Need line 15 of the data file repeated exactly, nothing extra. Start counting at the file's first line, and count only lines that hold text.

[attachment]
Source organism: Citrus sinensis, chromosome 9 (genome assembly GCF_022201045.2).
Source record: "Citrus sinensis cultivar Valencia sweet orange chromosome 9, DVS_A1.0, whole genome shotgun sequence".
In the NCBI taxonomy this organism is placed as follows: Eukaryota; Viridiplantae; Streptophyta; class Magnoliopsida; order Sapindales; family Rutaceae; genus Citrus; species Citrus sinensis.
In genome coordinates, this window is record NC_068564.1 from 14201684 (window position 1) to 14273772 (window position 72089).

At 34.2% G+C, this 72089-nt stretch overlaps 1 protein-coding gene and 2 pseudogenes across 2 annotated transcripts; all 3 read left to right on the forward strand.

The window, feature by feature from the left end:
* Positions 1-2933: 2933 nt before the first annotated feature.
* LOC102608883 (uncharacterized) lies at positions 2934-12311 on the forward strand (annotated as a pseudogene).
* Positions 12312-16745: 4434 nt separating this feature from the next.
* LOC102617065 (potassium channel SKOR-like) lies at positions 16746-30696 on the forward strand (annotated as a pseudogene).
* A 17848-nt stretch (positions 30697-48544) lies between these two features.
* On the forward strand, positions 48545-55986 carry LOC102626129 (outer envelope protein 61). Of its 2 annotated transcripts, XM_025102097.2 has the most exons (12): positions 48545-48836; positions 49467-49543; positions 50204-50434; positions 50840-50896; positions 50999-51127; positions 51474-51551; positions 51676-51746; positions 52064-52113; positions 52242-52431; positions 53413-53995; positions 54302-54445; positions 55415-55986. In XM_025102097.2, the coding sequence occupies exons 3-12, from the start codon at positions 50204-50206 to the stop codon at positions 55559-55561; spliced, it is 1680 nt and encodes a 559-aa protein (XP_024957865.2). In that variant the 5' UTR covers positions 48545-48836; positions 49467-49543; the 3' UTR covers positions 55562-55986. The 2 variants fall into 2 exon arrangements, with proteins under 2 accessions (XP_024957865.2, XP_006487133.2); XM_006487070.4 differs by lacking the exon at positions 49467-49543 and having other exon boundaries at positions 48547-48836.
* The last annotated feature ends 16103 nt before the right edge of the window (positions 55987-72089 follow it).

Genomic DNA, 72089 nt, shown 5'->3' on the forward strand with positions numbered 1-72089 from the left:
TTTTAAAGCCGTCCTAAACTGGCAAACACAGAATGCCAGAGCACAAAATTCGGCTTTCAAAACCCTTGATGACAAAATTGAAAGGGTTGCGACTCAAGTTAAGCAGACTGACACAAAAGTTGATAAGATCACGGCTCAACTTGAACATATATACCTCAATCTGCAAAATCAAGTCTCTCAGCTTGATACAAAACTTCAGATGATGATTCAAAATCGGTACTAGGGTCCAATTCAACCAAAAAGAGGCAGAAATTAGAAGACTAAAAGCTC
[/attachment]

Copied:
TTTTAAAGCCGTCCTAAACTGGCAAACACAGAATGCCAGAGCACAAAATTCGGCTTTCAAAACCCTTGATGACAAAATTGAAAGGGTTGCGACTCAAGTTAAGCAGACTGACACAAAAGTTGATAAGATCACGGCTCAACTTGAACATATATACCTCAATCTGCAAAATCAAGTCTCTCAGCTTGATACAAAACTTCAGATGATGATTCAAAATCGGTACTAGGGTCCAATTCAACCAAAAAGAGGCAGAAATTAGAAGACTAAAAGCTC